Kicking off this summer with a refresh of a wide swath of firearms, Savage is casting a damn big net to drag in new and returning business.
Among the many getting new features and new chamberings, the Model 110 FCP HS Precision is getting outfitted in .338 Lapua Magnum, with a 26-inch heavy fluted barrel, muzzle brake and AccuTrigger. The Model 110 FCP weighs a hair less than eleven pounds and should retail for $1,500.
There are two more 110s coming along side it, the Long Range Hunter, which is also in .338, but gets a lightweight fiberglass stock (total nine pounds) with an adjustable cheek riser, but keeps the barrel, brake, trigger, and fluting, and a retail pricetag of $1,200.
The other is the Predator Hunter Max 1, a much smaller package without a threaded, braked barrel, measuring in at 24 inches with a medium contour fluted barrel, camo finish, and 6.5-284 Norma chambering, priced at $900. All three feed from 5-round detachable magazines.
The following guns are getting muzzle-accessory/suppressor-ready variants with threaded barrels: the Model 10 FP SR, the Model 64 TR SR, Mark II FV SR, the Mark II TRR SR, and the Model 93R17 TRR SR. You won’t have to expect to pay more for these, either.
Their Model 12s are getting the Long Range Precision treatment, with fluted heavy barrels, detachable box magazines, and HS Precision fiberglass stocks. They’re also rigged with AccuTriggers, which are adjustable to a featherly 6 ounces. They’re chambered in .243 Winchester, 6.5 Creedmoor, and .260 Remington.
Law enforcement’s not getting left out with their updated Model 10 FCP SR. A .308/7.62 NATO gun with 10-round, single-column, center-feed detachable box magazines, it’s available with black or tan digital camo synthetic AccuStocks and AccuTriggers, for a reasonable $1,200.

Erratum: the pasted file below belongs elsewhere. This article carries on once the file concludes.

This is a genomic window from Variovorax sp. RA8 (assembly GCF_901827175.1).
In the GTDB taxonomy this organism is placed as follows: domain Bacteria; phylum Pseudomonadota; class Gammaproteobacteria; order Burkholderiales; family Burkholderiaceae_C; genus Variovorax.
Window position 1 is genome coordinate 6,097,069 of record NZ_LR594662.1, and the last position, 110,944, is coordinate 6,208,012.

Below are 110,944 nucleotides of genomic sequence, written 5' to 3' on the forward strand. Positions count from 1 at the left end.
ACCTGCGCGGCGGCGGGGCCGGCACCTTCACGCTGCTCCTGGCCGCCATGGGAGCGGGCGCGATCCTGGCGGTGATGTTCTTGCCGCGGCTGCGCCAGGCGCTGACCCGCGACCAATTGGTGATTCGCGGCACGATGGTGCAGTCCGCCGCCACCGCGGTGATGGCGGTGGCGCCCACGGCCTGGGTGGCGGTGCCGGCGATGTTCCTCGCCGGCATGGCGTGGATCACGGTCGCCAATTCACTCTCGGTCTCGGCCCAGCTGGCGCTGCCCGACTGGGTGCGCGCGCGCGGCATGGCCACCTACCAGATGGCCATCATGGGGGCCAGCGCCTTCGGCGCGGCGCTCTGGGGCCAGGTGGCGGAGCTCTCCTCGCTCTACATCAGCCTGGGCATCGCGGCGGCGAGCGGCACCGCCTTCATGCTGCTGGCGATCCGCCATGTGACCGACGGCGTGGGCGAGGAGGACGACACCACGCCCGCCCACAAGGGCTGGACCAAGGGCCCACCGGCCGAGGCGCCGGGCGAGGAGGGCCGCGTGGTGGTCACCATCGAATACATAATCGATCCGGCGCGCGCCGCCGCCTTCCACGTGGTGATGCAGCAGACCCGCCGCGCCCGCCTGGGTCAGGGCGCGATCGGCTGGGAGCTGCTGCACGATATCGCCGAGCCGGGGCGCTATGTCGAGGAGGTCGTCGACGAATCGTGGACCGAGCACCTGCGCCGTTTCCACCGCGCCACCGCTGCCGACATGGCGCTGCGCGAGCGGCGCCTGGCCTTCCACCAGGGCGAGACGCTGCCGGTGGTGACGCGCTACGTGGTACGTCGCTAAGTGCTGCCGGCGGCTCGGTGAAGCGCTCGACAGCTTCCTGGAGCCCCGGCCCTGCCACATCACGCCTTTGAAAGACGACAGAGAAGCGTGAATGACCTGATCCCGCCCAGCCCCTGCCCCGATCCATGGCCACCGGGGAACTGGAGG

But the curious and most attractive summer announcement comes in the form of a high-end plinker/flat-shooting, body-armor piercing precision rifle. Savage updated their Model 25 Walking Varminter in 5.7x28mm. This four-shot, seven-pound bolt-action rifle is most often found in .223/5.56 NATO, but is also around in a few other calibers, is getting a particularly odd duck of a chambering.
5.7x28mm isn’t proprietary, but it might as well be, since there’s really only two other guns (not talking about their variants, here) that shoot it, the FN Five-Seven and the FN P90. But it is a good round and despite its complete lack of market share, its fans are dedicated and will guarantee ammo for it forever.
And who knows, maybe this is just another step in making 5.7x28mm mainstream. With an MSRP of $550 and a street price of $450, it’s affordable enough that we sure can hope.